A prominence is a large, bright, gaseous feature extending outward from the Sun's surface, often in a loop shape (as shown in Fig.1, left) anchored to the Sun's surface in the photosphere. When observed on the Sun’s disk, prominences are often seen as dark filaments (as shown in Fig.1, right). And the density of the prominence is typically a hundred times higher than that of the coronal environment.
It is a long-standing puzzle among solar physicists that why such dense matter can be sustained in the corona without falling down to the solar surface. It is commonly believed that the magnetic field in the corona must have played a key role in such phenomena, yet the coronal field is extremely difficult to measure, and scientists can only resort to numerical models to simulate it.
A recent study done by Dr. JIANG Chaowei and Dr. FENG Xueshang from the State Key Laboratory of Space Weather, the National Space Science Center (NSSC), and colleagues from the University of Alabama in Huntsville (UAH), managed to obtain the magnetic field in the corona supporting a large-scale filament using a new coronal field reconstruction technique called a CESE-MHD-NLFFF code.
With the input of SDO/HMI magnetogram observed on the photosphere, the code can extrapolate the magnetic field from the solar surface up into the corona, providing a 3D volume distribution of the field in the high-level atmosphere of the Sun. The extrapolated field contains a magnetic flux rope, which consists of a bundle of twisted magnetic field lines lifting up at a height of more than 20000 km above the photosphere (Fig. 2). Owing to the twisting, these field lines are concaved upward at certain locations, called magnetic dips, which can support the dense filament matter by the magnetic tension against the Sun’s gravity. A thin sheet consisting of these dips, thus containing dense matter, forms the observed S-shaped filament structure.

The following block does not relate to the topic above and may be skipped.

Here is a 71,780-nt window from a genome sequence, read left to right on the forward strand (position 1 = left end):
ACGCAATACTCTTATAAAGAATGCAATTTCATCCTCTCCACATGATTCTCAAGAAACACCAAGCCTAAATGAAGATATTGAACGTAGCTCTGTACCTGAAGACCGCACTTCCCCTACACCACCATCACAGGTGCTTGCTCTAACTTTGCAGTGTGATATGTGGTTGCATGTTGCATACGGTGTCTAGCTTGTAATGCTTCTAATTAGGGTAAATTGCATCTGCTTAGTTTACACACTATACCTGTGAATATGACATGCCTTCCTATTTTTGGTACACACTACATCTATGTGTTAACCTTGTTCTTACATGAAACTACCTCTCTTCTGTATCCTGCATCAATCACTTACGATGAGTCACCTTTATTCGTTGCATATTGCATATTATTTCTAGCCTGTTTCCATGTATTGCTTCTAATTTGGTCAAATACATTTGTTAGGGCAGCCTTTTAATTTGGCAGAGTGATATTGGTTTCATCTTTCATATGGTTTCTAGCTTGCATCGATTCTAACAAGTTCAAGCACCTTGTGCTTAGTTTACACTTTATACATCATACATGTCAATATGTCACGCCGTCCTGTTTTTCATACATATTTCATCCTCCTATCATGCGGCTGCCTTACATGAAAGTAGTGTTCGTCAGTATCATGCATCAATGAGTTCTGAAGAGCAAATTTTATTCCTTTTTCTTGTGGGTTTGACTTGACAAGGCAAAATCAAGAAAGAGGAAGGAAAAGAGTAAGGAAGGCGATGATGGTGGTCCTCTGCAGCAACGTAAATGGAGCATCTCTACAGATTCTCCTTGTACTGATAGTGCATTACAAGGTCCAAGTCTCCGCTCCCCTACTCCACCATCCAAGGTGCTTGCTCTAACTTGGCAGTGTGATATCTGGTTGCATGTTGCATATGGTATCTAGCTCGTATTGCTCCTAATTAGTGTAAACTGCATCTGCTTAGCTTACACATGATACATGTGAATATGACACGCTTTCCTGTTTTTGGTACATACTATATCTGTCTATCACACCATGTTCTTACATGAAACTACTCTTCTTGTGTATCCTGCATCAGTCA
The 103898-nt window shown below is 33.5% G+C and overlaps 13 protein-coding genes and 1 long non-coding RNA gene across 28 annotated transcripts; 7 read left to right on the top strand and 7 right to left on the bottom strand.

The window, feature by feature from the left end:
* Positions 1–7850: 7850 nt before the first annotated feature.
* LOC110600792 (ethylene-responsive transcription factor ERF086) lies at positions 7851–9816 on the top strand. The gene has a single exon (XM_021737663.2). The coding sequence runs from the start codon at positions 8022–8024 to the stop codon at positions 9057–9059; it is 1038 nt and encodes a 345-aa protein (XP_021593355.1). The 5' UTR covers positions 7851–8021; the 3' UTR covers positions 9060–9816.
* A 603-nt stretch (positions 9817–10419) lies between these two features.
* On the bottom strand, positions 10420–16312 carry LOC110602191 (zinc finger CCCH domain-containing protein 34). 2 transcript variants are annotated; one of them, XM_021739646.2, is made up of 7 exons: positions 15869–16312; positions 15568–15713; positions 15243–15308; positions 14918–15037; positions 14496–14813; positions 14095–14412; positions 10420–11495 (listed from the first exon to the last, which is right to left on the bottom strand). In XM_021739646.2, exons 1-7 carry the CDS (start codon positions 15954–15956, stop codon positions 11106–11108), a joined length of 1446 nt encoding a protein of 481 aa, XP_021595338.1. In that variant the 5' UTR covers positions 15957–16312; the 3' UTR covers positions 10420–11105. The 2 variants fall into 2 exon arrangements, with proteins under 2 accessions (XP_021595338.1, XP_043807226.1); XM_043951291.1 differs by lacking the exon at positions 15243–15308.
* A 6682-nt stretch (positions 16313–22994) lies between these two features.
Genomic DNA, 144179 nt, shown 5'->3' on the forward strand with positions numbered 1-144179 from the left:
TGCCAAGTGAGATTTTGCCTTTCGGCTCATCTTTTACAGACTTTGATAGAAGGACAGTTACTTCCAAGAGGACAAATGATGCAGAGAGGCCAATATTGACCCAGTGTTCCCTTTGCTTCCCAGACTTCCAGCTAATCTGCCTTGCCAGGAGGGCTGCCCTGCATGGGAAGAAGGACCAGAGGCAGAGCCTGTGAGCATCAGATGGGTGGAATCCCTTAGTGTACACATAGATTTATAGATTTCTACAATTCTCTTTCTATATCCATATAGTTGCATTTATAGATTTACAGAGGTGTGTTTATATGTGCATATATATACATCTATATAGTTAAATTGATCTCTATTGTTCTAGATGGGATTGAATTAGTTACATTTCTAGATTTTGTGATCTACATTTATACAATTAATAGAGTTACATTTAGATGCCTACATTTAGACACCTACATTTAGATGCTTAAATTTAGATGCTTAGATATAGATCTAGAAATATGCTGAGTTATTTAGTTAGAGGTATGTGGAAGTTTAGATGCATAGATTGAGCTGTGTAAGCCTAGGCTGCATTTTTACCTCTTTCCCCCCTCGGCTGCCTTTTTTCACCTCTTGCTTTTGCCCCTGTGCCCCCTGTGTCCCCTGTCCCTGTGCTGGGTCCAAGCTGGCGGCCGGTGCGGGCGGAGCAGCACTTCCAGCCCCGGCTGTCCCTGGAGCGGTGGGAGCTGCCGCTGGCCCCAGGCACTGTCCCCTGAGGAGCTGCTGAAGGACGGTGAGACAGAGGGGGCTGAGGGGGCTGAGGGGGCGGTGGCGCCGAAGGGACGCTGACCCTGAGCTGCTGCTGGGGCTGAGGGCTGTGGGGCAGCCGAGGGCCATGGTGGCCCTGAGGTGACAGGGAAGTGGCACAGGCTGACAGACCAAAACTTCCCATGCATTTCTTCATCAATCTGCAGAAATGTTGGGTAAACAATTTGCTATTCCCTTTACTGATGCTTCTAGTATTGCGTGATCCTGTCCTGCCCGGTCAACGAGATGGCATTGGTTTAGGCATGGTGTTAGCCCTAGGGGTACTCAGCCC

Such mechanism is proven by a perfect agreement in shape between the computed dips from the extrapolated field and the observation of the filament (see Fig. 3). The filament is stably sustained because the FR is weakly twisted and strongly confined by the overlying closed arcades.
Statistics from observations also show that most prominences will eventually erupt, therefore lead to the coronal mass ejections, which are major drivers of space weather. As a matter of fact, the capability of obtaining the coronal magnetic field that supports filaments is crucial to understanding their structure, stability and eruption, and will undoubtedly be of great help to the space weather forecast as solar physicists believe.
Their work entitled Nonlinear Force-free Field Extrapolation of a Coronal Magnetic Flux Rope Supporting a Large-scale Solar Filament from a Photospheric Vector Magnetogram was published in The Astrophysical Journal Letters(ApJ), doi:10.1088/2041-8205/786/2/L16.
Fig1: An erupting prominence (left) and a filament observed on the disk.
Fig2: left is an SDO/AIA-171 image, showing the S-shaped filament channel. Right is the reconstructed coronal field including a twisting FR (colored field lines).
Fig3: The computed magnetic dips from the extrapolated field, compared with the BBSO/Hα observation of the filament.